IS THERE MORE TO TELL?
VESSELMEN CANNOT UNDERSTAND THE FOSTER FOUNDERING STORY
IT SEEMS IMPOSSIBLE THAT SHE DOVE TO THE BOTTOM, AS RELATED
HOW THE DEMON OF DISASTER HAS FOLLOWED CORRIGAN THIS YEAR
The name of one of the seamen lost with the Charles Foster is probably Fred Lee, an Englishman. The schooner passed this port, bound up, November 21, in tow of the iron Duke, it being the first art of the trip which proved to be her last. Corrigan, her owner, telegraphed from Cleveland to Capt. J. W. Westcott to buy a new yawl and ship one man. Lee was engaged, and as the tow passed, he sculled the yawl out to the Foster and was taken aboard, together with the yawl. He was a young man, heavy and well-built, but of course nothing is known of his relatives or friends. It is thought certain here that he stayed on the boat after clearing for the down trip, as is the custom of many sailors going to Lake Superior, especially this time of the year, unless they intend to take to the lumber woods, which very few do.
The story of the foundering, as told by Capt. Ashley, of the steamer, sounds odd to local vessel men. The mysterious part of it is the allegation that without the slightest previous warning the schooner made one big dive and shot straight to the bottom, to be seen no more. How a vessel 225 feet long, fully loaded, with three heavy masts, could find space enough between two waves to dive to the bottom is the statement that makes people doubtful. Even on the ocean it would be hard to conceive such a formation of the waters, let alone a little pond like Lake Erie, where the seas are short and choppy compared to the big upper lakes.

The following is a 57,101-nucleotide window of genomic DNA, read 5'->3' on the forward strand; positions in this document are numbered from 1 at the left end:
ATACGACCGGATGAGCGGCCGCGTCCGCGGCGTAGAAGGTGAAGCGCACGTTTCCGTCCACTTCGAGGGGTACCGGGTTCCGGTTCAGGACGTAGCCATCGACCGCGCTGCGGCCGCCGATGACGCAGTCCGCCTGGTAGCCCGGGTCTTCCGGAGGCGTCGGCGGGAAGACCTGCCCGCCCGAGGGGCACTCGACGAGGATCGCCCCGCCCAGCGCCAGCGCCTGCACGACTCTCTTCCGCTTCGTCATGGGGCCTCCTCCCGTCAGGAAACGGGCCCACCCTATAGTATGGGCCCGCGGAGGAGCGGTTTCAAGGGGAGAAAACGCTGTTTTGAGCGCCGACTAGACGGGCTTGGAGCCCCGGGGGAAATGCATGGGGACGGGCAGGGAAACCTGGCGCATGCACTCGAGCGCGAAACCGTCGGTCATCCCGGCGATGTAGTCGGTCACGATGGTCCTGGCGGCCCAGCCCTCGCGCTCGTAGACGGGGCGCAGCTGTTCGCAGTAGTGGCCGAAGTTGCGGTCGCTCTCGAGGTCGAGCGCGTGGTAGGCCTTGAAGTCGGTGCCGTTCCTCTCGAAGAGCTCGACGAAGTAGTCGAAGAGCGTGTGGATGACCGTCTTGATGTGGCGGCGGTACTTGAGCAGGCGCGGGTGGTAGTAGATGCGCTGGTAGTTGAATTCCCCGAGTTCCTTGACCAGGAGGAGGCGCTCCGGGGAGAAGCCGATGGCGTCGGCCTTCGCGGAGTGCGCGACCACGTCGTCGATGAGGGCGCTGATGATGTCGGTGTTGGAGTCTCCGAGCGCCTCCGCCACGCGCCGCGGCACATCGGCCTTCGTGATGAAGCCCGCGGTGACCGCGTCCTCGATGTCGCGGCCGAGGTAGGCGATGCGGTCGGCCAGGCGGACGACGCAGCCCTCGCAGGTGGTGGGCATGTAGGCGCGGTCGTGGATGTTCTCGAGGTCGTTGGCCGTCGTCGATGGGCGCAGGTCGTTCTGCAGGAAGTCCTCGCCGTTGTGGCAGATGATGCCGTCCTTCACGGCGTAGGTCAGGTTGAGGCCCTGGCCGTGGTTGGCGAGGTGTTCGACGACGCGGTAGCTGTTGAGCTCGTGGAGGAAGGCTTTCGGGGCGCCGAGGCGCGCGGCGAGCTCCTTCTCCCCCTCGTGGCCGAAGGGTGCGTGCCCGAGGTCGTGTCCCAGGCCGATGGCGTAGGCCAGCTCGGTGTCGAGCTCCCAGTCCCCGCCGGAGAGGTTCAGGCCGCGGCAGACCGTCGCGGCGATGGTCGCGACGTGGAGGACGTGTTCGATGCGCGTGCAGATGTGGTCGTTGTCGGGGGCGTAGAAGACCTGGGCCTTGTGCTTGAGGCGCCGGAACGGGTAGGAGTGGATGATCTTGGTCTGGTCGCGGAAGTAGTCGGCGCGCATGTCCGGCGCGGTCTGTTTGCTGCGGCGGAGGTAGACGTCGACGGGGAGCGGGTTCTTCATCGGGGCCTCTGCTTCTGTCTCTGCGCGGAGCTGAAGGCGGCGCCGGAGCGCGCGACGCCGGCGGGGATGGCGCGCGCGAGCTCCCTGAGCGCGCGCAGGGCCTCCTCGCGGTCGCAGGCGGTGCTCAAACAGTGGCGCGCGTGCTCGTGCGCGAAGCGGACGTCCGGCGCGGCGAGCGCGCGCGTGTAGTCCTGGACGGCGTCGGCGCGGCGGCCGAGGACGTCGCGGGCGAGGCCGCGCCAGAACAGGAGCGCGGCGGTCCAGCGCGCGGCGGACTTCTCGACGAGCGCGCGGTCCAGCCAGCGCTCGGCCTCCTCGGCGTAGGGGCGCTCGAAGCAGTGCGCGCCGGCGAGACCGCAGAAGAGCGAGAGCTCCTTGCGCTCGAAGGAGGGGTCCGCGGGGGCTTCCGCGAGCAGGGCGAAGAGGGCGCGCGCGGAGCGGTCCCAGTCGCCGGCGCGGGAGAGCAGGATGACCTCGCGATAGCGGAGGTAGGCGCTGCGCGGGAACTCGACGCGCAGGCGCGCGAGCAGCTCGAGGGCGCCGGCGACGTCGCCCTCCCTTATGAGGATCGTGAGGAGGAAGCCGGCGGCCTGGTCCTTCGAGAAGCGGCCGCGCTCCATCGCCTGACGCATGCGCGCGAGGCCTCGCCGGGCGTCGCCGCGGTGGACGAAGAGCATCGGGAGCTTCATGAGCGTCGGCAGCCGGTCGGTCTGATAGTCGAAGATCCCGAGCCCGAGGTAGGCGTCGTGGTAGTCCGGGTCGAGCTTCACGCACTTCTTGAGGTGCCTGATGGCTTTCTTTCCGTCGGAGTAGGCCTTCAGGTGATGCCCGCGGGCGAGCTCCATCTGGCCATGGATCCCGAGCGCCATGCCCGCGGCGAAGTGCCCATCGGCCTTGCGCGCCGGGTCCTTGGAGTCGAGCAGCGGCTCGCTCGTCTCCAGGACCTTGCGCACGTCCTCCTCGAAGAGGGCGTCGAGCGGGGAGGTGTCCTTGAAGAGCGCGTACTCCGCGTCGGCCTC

The condition of the schooner is considered her to have been good, otherwise she would not have been able to obtain the insurance which expired December 1 at noon. After she was brought back from the coast, and passed into the hands of James Corrigan, he spent a lot of money in making the repairs necessary to give her a good rating. Nobody accuses him of overloading her, a charge commonly made against the older class of vessels this year, for, being unable to get an insurance extension, except at prohibitive rates, he would be very likely to load her in the best possible trim to make her ride the seas well. Vesselmen are agreed that while the Foster was seaworthy, yet craft of her class should never be out after November 25, at the furthest, and the careful owner lays them up even before that date.
James Corrigan will probably remember the year 1900 as long as he lives. He began the navigation season with the foundering of the schooner R. Hallaran, under similar circumstances, on Lake Superior, with the loss of several lives. She was a smaller boat than the FOSTER, and insured for part of her value. The capsizing and foundering of the schooner-yacht Idler off Cleveland with Mr. Corrigan's wife and several daughters, was one of the noted disasters of the year in this country. About the same time he got an adverse verdict in a lawsuit against John D. Rockefeller for $1,200,000 he claimed was due him on some mining property. Several of his vessels, other than the two mentioned have gone ashore and been otherwise injured this season. The demon of disaster has scarcely left him this season.